Image_4_Differential Action of Reelin on Oligomerization of ApoER2 and VLDL Receptor in HEK293 Cells Assessed by Time-Resolved Anisotropy and Fluorescence Lifetime Imaging Microscopy.TIF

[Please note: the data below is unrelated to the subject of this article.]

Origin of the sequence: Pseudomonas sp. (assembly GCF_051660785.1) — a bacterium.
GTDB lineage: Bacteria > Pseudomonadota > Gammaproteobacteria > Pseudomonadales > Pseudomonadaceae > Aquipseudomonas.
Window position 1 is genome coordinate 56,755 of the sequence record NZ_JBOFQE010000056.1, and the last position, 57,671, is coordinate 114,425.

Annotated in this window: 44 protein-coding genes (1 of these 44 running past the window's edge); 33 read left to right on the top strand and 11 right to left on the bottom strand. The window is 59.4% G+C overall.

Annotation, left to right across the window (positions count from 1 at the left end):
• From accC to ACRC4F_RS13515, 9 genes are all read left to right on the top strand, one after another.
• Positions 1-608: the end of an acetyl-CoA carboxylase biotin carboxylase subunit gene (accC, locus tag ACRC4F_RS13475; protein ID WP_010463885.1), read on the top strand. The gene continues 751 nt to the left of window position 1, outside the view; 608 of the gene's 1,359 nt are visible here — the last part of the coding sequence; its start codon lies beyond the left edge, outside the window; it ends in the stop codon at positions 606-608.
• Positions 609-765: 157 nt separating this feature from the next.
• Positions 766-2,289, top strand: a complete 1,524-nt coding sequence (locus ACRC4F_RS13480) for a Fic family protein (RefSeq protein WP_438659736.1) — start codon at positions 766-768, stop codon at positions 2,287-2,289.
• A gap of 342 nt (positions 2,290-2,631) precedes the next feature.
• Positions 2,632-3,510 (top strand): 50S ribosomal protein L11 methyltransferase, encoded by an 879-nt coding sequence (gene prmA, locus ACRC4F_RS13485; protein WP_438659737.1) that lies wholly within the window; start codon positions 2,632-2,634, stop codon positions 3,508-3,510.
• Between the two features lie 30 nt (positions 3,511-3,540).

The canonical Reelin signaling cascade regulates correct neuronal layering during embryonic brain development. Details of this pathway are still not fully understood since the participating components are highly variable and create a complex mixture of interacting molecules. Reelin is proteolytically processed resulting in five different fragments some of which carrying the binding site for two different but highly homologous receptors, apolipoprotein E receptor 2 (ApoER2) and very low density lipoprotein receptor (VLDLR). The receptors are expressed in different variants in different areas of the developing brain. Binding of Reelin and its central fragment to the receptors results in phosphorylation of the intracellular adapter disabled-1 (Dab1) in neurons. Here, we studied the changes of the arrangement of the receptors upon Reelin binding and its central fragment at the molecular level in human embryonic kidney 293 (HEK293) cells by time-resolved anisotropy and fluorescence lifetime imaging microscopy (FLIM). In the off-state of the pathway ApoER2 and VLDLR form homo or hetero-di/oligomers. Upon binding of full length Reelin ApoER2 and VLDLR homo-oligomers are rearranged to higher order receptor clusters which leads to Dab1 phosphorylation. When the central fragment of Reelin binds to the receptors the cluster size of homo-oligomers is not affected and Dab1 is not phosphorylated. Hetero-oligomerization, however, can be induced, but does not lead to Dab1 phosphorylation. Cells expressing only ApoER2 or VLDLR change their shape when stimulated with the central fragment. Cells expressing ApoER2 produce filopodia/lamellipodia and cell size increases, whereas VLDLR-expressing cells decrease in size. These findings demonstrate that the primary event in the canonical Reelin pathway is the rearrangement of preformed receptor homo-oligomers to higher order clusters. In addition the possibility of yet another signaling mechanism which is mediated by the central Reelin fragment independent of Dab1 phosphorylation became apparent.